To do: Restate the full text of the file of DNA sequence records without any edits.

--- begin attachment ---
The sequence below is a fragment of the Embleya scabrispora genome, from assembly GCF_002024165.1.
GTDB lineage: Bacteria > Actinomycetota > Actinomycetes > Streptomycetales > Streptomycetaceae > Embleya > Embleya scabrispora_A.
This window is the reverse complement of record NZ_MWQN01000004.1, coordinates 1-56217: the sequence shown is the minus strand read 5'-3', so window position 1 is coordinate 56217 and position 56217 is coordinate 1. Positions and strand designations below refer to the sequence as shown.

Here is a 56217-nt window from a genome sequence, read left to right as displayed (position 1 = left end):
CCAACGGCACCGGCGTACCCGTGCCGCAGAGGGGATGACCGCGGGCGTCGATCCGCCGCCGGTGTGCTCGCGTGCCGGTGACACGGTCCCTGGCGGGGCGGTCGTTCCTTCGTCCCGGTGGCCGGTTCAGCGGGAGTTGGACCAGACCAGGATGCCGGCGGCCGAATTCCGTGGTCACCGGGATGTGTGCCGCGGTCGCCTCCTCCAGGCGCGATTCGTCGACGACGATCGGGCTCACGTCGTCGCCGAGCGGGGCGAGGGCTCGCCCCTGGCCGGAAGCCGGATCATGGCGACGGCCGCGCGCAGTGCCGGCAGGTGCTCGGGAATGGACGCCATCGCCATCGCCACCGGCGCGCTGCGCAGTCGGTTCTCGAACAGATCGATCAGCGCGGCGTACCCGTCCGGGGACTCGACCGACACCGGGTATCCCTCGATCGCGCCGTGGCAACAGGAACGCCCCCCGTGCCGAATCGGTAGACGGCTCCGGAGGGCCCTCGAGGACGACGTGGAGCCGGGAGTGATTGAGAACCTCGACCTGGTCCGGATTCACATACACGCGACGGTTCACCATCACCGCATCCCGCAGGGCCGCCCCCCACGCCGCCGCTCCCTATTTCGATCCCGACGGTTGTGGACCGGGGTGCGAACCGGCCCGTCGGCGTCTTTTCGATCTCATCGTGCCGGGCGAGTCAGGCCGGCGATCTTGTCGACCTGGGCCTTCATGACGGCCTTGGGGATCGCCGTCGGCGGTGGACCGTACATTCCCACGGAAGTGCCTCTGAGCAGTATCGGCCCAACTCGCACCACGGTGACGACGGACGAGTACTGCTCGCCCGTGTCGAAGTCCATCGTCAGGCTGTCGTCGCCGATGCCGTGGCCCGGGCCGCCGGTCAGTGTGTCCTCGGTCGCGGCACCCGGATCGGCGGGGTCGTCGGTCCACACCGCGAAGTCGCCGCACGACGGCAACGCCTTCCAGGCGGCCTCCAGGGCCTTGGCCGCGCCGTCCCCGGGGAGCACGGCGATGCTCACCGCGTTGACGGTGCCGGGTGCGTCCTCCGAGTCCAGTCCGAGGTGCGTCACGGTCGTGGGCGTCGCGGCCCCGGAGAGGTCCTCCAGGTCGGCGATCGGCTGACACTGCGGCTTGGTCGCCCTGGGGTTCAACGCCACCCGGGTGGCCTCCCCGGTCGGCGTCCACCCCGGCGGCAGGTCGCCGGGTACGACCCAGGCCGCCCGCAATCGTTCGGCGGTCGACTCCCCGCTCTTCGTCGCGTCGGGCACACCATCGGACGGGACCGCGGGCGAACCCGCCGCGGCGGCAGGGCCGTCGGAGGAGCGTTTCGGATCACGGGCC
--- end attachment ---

The sequence below is a fragment of the Embleya scabrispora genome, from assembly GCF_002024165.1.
GTDB lineage: Bacteria > Actinomycetota > Actinomycetes > Streptomycetales > Streptomycetaceae > Embleya > Embleya scabrispora_A.
This window is the reverse complement of record NZ_MWQN01000004.1, coordinates 1-56217: the sequence shown is the minus strand read 5'-3', so window position 1 is coordinate 56217 and position 56217 is coordinate 1. Positions and strand designations below refer to the sequence as shown.

Here is a 56217-nt window from a genome sequence, read left to right as displayed (position 1 = left end):
CCAACGGCACCGGCGTACCCGTGCCGCAGAGGGGATGACCGCGGGCGTCGATCCGCCGCCGGTGTGCTCGCGTGCCGGTGACACGGTCCCTGGCGGGGCGGTCGTTCCTTCGTCCCGGTGGCCGGTTCAGCGGGAGTTGGACCAGACCAGGATGCCGGCGGCCGAATTCCGTGGTCACCGGGATGTGTGCCGCGGTCGCCTCCTCCAGGCGCGATTCGTCGACGACGATCGGGCTCACGTCGTCGCCGAGCGGGGCGAGGGCTCGCCCCTGGCCGGAAGCCGGATCATGGCGACGGCCGCGCGCAGTGCCGGCAGGTGCTCGGGAATGGACGCCATCGCCATCGCCACCGGCGCGCTGCGCAGTCGGTTCTCGAACAGATCGATCAGCGCGGCGTACCCGTCCGGGGACTCGACCGACACCGGGTATCCCTCGATCGCGCCGTGGCAACAGGAACGCCCCCCGTGCCGAATCGGTAGACGGCTCCGGAGGGCCCTCGAGGACGACGTGGAGCCGGGAGTGATTGAGAACCTCGACCTGGTCCGGATTCACATACACGCGACGGTTCACCATCACCGCATCCCGCAGGGCCGCCCCCCACGCCGCCGCTCCCTATTTCGATCCCGACGGTTGTGGACCGGGGTGCGAACCGGCCCGTCGGCGTCTTTTCGATCTCATCGTGCCGGGCGAGTCAGGCCGGCGATCTTGTCGACCTGGGCCTTCATGACGGCCTTGGGGATCGCCGTCGGCGGTGGACCGTACATTCCCACGGAAGTGCCTCTGAGCAGTATCGGCCCAACTCGCACCACGGTGACGACGGACGAGTACTGCTCGCCCGTGTCGAAGTCCATCGTCAGGCTGTCGTCGCCGATGCCGTGGCCCGGGCCGCCGGTCAGTGTGTCCTCGGTCGCGGCACCCGGATCGGCGGGGTCGTCGGTCCACACCGCGAAGTCGCCGCACGACGGCAACGCCTTCCAGGCGGCCTCCAGGGCCTTGGCCGCGCCGTCCCCGGGGAGCACGGCGATGCTCACCGCGTTGACGGTGCCGGGTGCGTCCTCCGAGTCCAGTCCGAGGTGCGTCACGGTCGTGGGCGTCGCGGCCCCGGAGAGGTCCTCCAGGTCGGCGATCGGCTGACACTGCGGCTTGGTCGCCCTGGGGTTCAACGCCACCCGGGTGGCCTCCCCGGTCGGCGTCCACCCCGGCGGCAGGTCGCCGGGTACGACCCAGGCCGCCCGCAATCGTTCGGCGGTCGACTCCCCGCTCTTCGTCGCGTCGGGCACACCATCGGACGGGACCGCGGGCGAACCCGCCGCGGCGGCAGGGCCGTCGGAGGAGCGTTTCGGATCACGGGCC